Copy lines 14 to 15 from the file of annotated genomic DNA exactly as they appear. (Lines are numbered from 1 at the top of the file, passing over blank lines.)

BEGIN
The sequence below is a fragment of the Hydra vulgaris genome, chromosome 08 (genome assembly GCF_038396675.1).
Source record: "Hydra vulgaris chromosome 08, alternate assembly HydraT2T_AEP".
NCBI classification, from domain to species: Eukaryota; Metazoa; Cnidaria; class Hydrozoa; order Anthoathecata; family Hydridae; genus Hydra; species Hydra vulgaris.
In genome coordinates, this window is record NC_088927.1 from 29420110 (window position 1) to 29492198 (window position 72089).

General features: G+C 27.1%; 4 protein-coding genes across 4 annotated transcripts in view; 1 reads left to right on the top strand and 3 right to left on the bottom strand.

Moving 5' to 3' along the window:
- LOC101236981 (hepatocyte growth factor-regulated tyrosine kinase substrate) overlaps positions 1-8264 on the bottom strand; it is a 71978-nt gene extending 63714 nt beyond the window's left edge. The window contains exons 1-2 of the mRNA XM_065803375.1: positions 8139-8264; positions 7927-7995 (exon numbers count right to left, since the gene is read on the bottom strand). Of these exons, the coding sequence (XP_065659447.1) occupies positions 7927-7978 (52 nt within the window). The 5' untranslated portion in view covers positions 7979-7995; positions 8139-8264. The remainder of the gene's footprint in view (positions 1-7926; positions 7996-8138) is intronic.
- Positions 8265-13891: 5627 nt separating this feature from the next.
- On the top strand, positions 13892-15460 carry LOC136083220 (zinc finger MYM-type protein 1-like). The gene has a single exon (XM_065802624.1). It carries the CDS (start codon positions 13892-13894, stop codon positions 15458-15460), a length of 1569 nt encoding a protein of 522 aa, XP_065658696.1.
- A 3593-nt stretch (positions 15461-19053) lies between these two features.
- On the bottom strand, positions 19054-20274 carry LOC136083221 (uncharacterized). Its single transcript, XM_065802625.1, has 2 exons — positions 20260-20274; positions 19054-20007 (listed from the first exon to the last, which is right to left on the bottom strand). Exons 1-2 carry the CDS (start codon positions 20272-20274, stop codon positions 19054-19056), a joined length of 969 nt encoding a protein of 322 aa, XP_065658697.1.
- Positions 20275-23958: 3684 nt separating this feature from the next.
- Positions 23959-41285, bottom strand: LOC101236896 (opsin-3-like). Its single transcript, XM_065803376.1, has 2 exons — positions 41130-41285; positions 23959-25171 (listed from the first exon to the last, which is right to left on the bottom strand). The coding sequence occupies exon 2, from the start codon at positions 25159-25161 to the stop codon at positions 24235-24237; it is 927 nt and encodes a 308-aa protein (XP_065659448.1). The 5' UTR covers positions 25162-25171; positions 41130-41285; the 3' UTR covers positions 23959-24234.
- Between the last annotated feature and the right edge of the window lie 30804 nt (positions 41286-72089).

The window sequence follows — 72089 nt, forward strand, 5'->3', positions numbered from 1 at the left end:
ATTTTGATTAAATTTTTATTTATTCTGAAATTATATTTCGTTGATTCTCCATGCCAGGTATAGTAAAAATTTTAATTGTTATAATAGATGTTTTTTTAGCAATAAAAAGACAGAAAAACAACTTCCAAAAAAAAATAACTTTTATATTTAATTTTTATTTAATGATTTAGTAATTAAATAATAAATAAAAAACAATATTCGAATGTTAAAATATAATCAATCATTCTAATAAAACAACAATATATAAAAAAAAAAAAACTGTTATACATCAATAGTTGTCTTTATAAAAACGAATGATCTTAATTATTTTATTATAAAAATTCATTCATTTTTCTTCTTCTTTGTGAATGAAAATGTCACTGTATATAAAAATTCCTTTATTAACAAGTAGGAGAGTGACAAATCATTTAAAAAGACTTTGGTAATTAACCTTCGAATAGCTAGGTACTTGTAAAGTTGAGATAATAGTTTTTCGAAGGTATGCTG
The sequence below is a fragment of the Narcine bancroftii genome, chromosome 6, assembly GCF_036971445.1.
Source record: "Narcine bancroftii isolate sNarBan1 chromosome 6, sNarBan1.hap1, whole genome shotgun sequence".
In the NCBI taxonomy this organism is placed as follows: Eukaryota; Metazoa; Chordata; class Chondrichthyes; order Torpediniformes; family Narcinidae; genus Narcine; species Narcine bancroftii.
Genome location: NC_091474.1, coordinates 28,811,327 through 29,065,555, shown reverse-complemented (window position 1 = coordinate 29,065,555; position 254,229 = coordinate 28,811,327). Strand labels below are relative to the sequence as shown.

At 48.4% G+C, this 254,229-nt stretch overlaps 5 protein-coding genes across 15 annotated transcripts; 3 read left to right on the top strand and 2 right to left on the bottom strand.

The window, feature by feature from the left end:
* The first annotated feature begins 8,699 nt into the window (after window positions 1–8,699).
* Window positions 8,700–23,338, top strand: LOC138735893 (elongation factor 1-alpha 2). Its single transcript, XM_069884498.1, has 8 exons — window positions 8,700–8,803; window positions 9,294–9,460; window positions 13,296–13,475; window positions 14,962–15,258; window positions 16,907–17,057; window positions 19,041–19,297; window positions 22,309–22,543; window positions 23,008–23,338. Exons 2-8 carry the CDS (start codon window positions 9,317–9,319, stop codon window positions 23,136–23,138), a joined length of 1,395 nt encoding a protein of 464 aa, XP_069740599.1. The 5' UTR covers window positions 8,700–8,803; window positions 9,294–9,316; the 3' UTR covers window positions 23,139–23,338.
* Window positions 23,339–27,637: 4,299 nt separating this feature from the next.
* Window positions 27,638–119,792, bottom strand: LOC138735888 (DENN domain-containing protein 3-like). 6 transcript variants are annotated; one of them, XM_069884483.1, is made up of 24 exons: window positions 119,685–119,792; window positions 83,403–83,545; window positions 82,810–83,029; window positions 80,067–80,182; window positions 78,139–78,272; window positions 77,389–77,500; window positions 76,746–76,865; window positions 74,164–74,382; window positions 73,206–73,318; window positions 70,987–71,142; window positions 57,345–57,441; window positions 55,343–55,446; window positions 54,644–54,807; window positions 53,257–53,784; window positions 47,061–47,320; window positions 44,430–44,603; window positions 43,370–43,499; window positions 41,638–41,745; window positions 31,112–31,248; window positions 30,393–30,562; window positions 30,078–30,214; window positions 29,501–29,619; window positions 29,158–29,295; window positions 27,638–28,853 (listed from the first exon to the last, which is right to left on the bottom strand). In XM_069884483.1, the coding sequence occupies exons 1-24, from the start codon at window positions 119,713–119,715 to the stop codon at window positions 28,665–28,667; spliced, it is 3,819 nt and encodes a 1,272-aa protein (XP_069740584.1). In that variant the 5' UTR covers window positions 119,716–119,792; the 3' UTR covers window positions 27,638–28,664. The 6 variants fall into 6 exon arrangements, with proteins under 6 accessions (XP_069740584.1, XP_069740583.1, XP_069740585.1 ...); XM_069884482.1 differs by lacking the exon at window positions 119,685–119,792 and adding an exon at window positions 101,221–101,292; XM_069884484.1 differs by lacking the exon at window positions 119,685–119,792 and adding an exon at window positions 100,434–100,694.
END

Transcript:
- Between the last annotated feature and the right edge of the window lie 30804 nt (positions 41286-72089).

The window sequence follows — 72089 nt, forward strand, 5'->3', positions numbered from 1 at the left end: